Consent with Caitlin: Recovery

Graphic designed by Haley Morkert

CAITLIN SEGRAVES | OPINION CO-EDITOR | csegrave@butler.edu 

Content warning: References to sexual violence are included in this article.

There’s this new true crime show on Netflix called “Unbelievable,” and being a true crime junkie, I had to watch it. Now, before you go and queue it up, take a huge pause because there are not enough content warnings in the world for that show. 

Don’t get me wrong, it is a really good show and it’s super bingeable. However, it outlines all of the after effects of sexual assault and — spoiler warning — the police don’t believe the victim. In this show, there are multiple victims since it follows a serial rapist. The first one the audience is introduced to demonstrates — in excruciating detail — what it’s like to be a survivor trying to report an assault to the police. 

She did everything right, she called the cops after it happened, she gave her statement, she underwent the invasive rape kit exam. But the survivor began to struggle with post-traumatic stress disorder which caused her to forget details of the assault. Quickly, police began questioning the validity of her accusation and she lost all ability to pursue a criminal investigation. With a little bit of luck and a lot of hard work, detectives from nearby districts were able to prove that she was also a victim of the serial rapist, but only because of photographic evidence. 

Had they not been so lucky or worked so hard — that first survivor would never have been believed by the same police that she had originally reported the assault to. 

But, I’m not here to talk about the show. I’m not even here to talk about how poorly the criminal justice system handles sexual assault cases. I’m here because our society doesn’t believe survivors. 

If someone comes to you and discloses their experience with sexual violence, you have absolutely no right to question the validity of their experience. They are trusting you with that information — don’t ask them what they were wearing or doing, ask if you can help. Ask them what they need to feel supported during this time. 

Most importantly, believe them. They need your empathy and your belief in them during this time because it may be the only thing they receive. Out of every 1,000 sexual assaults that occur, only 50 reports lead to arrests, and only 25 perpetrators will be incarcerated. Odds are, the criminal justice system will fail the survivor. 

The reason I introduced the Netflix show was because yes, her friends and family believed her initially. Then, they began to question her reaction to the assault. The friends and family of the victim wondered if she made up the assault for attention, because she didn’t hide away in her room, she didn’t cry, she didn’t react the way they thought she should.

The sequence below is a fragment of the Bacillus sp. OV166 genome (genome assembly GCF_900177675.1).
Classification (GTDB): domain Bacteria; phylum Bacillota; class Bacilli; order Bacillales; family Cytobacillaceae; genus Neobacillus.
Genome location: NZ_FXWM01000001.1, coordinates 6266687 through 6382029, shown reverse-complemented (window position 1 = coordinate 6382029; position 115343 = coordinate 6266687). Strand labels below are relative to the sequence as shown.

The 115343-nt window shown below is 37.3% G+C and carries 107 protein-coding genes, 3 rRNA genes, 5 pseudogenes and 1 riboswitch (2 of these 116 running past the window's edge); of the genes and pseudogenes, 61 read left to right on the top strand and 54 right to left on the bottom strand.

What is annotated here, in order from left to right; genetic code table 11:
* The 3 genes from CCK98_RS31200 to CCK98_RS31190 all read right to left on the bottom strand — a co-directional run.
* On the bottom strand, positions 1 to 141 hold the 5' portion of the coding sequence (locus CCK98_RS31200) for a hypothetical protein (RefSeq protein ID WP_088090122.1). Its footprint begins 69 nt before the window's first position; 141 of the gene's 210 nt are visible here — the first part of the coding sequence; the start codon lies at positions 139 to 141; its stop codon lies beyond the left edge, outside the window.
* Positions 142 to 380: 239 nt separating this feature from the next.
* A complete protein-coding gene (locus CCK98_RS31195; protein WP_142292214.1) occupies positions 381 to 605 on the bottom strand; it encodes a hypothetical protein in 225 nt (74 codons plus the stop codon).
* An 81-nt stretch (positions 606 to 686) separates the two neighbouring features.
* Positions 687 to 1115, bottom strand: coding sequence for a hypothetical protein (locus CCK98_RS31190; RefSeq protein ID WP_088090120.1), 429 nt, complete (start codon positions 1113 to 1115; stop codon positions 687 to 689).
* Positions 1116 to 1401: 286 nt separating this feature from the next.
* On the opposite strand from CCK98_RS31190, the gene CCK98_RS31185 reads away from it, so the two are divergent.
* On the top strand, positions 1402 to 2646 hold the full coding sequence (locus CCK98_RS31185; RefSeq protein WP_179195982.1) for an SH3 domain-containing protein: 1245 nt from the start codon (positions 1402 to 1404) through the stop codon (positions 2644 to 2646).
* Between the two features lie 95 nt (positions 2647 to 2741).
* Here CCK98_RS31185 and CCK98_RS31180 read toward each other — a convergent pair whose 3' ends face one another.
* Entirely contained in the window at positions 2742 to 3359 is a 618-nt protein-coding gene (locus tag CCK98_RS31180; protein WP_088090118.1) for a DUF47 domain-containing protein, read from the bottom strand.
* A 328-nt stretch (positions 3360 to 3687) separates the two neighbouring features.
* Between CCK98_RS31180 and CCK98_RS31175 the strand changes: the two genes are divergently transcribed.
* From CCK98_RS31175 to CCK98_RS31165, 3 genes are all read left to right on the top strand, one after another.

That’s the thing — everyone has different reactions to sexual violence. 

Some people cry, some people retreat from others, some people don’t realize they’ve been assaulted until months or years later, some people become hypersexual and some people don’t seem to change at all. 

The point is, you can’t tell someone that the way they are reacting to a traumatic event is the wrong way. Whatever that person is doing, they are doing because it’s how they need to cope with what has happened. 

For most sexual assault survivors, there isn’t a clean and easy road to recovery. Some common experiences include feeling lost or out of control, depression, anxiety, feeling unclean and unable to get clean, feelings of shame or guilt or feelings of numbness, as well as a host of physical symptoms. According to a study published by Trauma, Violence & Abuse, a majority of sexual assault survivors will struggle with PTSD. 

A common misconception — or rape myth, if we’re being academic — is that survivors of sexual assault always fall into a pattern of sexual avoidance behavior, meaning that survivors are almost expected to lose all sex drive and desire to be touched. This is absolutely true for some people. For some survivors, they can’t handle being touched by anyone for a period of time. It can be very triggering for them, and that needs to be respected. 

However, that’s not true for every survivor. Some survivors actually experience the opposite and find themselves engaging in patterns of hypersexuality. For some, it can be an act of reclaiming control over their body. 

No matter what path you take on the road to recovery, to reclaiming your identity, to continue growing — your choices are valid. 

It can be really hard trying to cope with everything by yourself, so if you are a survivor of sexual assault, I encourage you to reach out. If you don’t feel comfortable or safe talking with a friend or family member, Butler has resources to help.

Of course, I have to recommend Jules Arthur-Grable, our sexual assault and prevention specialist at Butler University. She is a confidential resource who can connect you to whatever resources you need, whether it’s counseling, pursuing legal action, or needing someone to accompany you to the hospital, Jules is a fantastic resource. 

Maria Kanger is Butler University’s Title IX coordinator; she can help you pursue informal or formal action against your assailant. Whether you would like to pursue a criminal investigation or have their status as a student at Butler University reconsidered, Maria can help. 

If you’d like some resources as to how to take care of yourself or a loved one after an assault, Rape, Abuse & Incest National Network has great recommendations on self-care after trauma, talking to loved one’s about their experience, a Survivor’s Handbook from Michigan Coalition to End Domestic and Sexual Violence, and Butler’s page for on and off-campus resources

As always, if there is a topic you’d like me to cover or any concerns you’d like to see addressed, feel free to reach out to me!

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